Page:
From The Chronicle of Higher Ed, article at http://chronicle.com/article/Professors-at-San-Jose-State/138941/. And tipped by Brian Leiter’s great blog.

I haven’t made my mind up about MOOCs, beyond being bummed by the fact that instead of some new, innovative curriculum and structure, they seem to be embodying Marshall McLuhan’s point that the first thing we do with a new medium is put up content from a previous format. (Vaudeville on Radio, Radio on TV). College curriculum and structure reflects educational ideas and political, social norms of a century ago. (We go to school Sept-June not because there is anything intrinsically sacred about it, but because our once agrarian nation needed farm labor in the summer. We have lectures, in part, because when books were rare and expensive, it was a reasonably efficient use of the medium of print to read books to a large group. Now we can, as the letter suggests, read them ourselves.)

What I hadn’t seen was MOOCs as basically an automation solution to the crisis of funding in higher ed. Once upon a time professors taught you, then grad students and adjuncts filled this role, and MOOCs give a computer this task, with “pedagogical mechanical turks” that grade things. The SJSU letter’s concern about financing brings up such thoughts, and they are right in my view for fighting to teach courses they have staff to teach. But what about the case when the course is already gone and the MOOC becomes the option faute de mieux, for lack of anything else? As Sandel might say himself, what’s the right thing to do? I suppose you could check one of his books out of a public library.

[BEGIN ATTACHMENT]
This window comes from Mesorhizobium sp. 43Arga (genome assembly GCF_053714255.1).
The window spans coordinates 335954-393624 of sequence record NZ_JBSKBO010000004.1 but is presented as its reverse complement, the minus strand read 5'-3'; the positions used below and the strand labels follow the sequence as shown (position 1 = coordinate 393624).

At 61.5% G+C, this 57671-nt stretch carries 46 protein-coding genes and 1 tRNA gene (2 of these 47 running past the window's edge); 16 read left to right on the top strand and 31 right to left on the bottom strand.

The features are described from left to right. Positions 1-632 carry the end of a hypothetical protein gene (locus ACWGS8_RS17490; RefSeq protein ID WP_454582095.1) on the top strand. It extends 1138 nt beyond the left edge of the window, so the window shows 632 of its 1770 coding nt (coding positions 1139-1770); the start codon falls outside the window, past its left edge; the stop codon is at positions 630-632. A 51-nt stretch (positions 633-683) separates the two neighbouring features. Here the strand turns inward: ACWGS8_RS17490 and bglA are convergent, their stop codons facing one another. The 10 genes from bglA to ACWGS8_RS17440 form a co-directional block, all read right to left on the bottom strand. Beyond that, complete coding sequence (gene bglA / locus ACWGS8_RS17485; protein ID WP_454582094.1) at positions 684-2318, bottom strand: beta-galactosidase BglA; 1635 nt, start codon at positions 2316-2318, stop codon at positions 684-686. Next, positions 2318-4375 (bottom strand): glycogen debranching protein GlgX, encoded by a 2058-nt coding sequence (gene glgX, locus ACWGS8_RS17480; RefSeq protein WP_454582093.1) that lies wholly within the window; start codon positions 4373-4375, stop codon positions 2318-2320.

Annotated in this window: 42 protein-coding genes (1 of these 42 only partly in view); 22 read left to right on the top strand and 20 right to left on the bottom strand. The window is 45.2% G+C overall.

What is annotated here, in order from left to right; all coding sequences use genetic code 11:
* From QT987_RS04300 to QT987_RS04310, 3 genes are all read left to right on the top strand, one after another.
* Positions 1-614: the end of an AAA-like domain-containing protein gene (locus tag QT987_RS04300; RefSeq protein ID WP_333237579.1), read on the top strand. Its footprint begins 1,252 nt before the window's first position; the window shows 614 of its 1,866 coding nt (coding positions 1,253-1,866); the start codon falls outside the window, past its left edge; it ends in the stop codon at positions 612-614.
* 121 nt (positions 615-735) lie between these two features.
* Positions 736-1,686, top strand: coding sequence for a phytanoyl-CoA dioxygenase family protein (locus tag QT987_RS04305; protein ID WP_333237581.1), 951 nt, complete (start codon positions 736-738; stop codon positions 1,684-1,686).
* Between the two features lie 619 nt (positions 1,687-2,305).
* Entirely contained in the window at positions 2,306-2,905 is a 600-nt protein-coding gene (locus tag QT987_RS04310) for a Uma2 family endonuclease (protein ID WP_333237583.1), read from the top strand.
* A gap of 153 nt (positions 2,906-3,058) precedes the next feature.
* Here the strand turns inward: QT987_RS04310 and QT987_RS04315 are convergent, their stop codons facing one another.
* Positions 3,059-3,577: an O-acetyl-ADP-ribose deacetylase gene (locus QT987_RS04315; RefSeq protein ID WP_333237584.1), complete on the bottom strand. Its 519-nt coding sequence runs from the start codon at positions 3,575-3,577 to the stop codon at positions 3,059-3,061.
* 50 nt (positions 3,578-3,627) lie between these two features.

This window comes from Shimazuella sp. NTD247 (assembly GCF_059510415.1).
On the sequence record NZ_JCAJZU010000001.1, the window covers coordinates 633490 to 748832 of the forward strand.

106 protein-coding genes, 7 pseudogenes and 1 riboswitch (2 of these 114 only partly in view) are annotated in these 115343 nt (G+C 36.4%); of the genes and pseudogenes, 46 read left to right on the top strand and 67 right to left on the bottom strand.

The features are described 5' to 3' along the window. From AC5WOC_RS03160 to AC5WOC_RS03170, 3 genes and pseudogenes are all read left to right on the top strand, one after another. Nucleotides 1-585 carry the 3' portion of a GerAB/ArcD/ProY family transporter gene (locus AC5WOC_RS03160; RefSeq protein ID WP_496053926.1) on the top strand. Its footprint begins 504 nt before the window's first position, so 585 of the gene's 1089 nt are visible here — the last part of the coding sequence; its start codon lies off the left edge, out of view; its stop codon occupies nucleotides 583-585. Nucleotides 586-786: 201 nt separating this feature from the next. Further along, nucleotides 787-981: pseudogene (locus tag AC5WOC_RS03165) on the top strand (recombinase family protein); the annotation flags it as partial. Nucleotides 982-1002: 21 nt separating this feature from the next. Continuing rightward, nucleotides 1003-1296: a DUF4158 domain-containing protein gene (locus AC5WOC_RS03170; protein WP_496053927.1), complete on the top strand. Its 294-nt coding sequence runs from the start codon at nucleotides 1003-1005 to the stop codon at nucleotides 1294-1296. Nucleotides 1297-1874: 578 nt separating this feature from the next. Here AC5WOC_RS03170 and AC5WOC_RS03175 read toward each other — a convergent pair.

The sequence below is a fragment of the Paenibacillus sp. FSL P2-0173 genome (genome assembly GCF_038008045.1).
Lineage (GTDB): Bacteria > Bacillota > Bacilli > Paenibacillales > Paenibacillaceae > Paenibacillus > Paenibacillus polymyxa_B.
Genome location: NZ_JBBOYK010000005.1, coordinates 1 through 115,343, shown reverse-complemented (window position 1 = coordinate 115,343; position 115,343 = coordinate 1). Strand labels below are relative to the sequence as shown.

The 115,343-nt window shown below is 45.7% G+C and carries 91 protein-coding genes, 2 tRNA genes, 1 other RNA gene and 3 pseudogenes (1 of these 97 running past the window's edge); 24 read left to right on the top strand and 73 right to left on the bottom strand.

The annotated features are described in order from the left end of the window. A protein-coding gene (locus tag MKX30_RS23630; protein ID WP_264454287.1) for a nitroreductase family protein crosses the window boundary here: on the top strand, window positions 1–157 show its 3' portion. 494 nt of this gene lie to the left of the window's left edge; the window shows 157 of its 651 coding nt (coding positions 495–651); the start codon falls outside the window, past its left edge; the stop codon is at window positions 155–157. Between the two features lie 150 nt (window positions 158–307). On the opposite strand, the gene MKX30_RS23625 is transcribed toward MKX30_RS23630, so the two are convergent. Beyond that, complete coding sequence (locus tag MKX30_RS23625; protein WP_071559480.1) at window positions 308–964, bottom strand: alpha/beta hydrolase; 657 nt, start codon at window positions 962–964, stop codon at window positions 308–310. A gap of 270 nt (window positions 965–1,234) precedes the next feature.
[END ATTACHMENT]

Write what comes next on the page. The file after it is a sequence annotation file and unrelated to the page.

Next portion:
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MOOCs before there were MOOCs…the reading room at New York Public Library. Freely available, and there’s a local “franchise” in your town.

MOOCs: Madness of Crowds or Unmet Need?

An interesting take on MOOCs from the Chronicle last December that I’m just catching up with.

For Whom Is College Being Reinvented?
‘Disruptions’ have the buzz but may put higher education out of reach for those students likely to benefit the most.

A few choice bits:

A ‘Mass Psychosis’

Higher education does have real problems, and MOOC’s, badges—certificates of accomplishment—and other innovations have real potential to tackle some of them. They could enrich teaching, add rigor, encourage interdisciplinarity, reinforce education’s real-world applicability, and make learning more efficient—advances all sorely needed.

But the reinvention conversation has not produced the panacea that people seem to yearn for. “The whole MOOC thing is mass psychosis,” a case of people “just throwing spaghetti against the wall” to see what sticks, says Peter J. Stokes, executive director for postsecondary innovation at Northeastern’s College of Professional Studies. His job is to study the effectiveness of ideas that are emerging or already in practice.